Top 5 Films from the Afrotopia Film Fest
May 06, 2015 at 4:00 am
The Afrotopia Film fest, curated by artist Ingrid Lefleur, recently came to an end in Detroit, but it’s never too late to get new movies on your radar. As a fellow eccentric black girl, (a term Lefleur uses to refer to herself) I’m excited to share the top five picks from the festival that you should check out now.
1. Homecoming (2013) written and directed by Jim Chuchu (Kenya) – Even though I couldn’t find this short or a trailer online, my love for thrillers made just reading about it enough to intrigue me. The description doesn’t indicate much about afro-futurism, so I’m especially interested in seeing just how science fiction plays a role.
Debuted at the Toronto Film Festival, this Kenyan short film casts a voyeur’s obsession with the girl next door, blurring the lines between fantasy and reality, science fiction and fiction.
2. War Witch (2012) directed by Kim Nguyen (Democratic Republic of the Congo) — This one sounds like it’ll have a perfect balance of tough subject matter and beautiful moments.
Komona, a 14-year-old girl, tells her unborn child the story of how she became a rebel. It all began when she was 12. She was kidnaped by the rebel army and forced to carry an AK-47 and kill. Her only escape and friend is Magician, a 15-year-old boy who wants to marry her. Despite the horrors and the daily grind of war, Komona and Magician fall in love.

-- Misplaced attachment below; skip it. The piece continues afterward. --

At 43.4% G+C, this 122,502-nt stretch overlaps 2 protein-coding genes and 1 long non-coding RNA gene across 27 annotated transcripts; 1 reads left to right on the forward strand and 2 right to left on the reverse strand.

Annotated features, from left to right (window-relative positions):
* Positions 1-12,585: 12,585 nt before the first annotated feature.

In order to survive, Komona will need to return to where she came from and make amends with her past. Not only a tale set in Sub-Saharan Africa, War Witch is a love story between two young souls caught in a violent world that manage to find beauty and magic.
3. Touch (2014) written and directed by Shola Amoo (United Kingdom) — Some parts of this could seem corny or sentimental, but I enjoyed it because of the future technology introduced. I don’t want to spoil anything, but there were definitely some WTF moments too.
Jessica and George meet in an open field at a specific time and place everyday. George is in love, but unbeknownst to him, Jessica hides a devastating secret. As Jessica’s feelings for George grow, she must make an important decision that will change her life forever.
4. Robots of Brixton (2011) by Kibwe Tavares (England) — At first I was waiting for some dialogue and felt lost about what was going on, but by the end of this one I was feeling emotional — maybe because it reminded me of some of the things going on recently in Baltimore. It’s pretty brief compared to the others here, but packs a punch.
Robots of Brixton follows the trials and tribulations of young robots surviving at the sharp end of inner city life, living the predictable existence of a populous hemmed in by poverty, disillusionment and mass unemployment.
5. Pumzi (2009) written and directed by Wanuri Kahiu (Kenya) – A lady of color in science trying to get out of an oppressive world and save everyone? Yeah, I needed to know what happened at the end.
It’s a science fiction film about Africa in the future, 35 years after World War III, ‘The Water War.’ Set in a post-apocalyptic world in which water scarcity has extinguished life above ground, the short follows one scientist’s quest to investigate the possibility of germinating seeds beyond the confines of her repressive subterranean Nairobi culture. Watch it here, and the trailer below.
You can read about the rest of the movies here.
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